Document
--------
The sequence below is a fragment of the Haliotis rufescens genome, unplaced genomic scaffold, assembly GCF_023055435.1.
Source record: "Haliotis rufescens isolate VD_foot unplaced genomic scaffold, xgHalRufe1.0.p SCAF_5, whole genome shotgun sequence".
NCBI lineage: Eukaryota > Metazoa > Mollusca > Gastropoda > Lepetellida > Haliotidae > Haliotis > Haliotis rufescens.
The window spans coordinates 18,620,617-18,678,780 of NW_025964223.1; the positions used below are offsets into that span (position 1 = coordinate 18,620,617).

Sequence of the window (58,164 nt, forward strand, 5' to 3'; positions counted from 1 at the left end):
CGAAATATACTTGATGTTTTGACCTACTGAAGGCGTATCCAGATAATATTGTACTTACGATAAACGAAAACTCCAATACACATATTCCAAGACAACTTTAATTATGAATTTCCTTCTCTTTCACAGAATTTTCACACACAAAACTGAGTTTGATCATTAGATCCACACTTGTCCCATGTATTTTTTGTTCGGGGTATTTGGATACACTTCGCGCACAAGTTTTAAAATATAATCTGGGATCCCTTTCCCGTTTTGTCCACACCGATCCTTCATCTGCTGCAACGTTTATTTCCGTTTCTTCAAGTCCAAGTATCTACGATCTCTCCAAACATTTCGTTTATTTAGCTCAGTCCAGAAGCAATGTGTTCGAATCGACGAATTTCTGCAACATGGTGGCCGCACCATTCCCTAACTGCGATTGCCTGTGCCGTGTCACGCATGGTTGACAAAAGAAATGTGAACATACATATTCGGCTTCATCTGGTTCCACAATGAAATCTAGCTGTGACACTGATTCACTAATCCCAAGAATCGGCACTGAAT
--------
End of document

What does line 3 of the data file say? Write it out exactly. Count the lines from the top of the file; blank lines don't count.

NCBI lineage: Eukaryota > Metazoa > Mollusca > Gastropoda > Lepetellida > Haliotidae > Haliotis > Haliotis rufescens.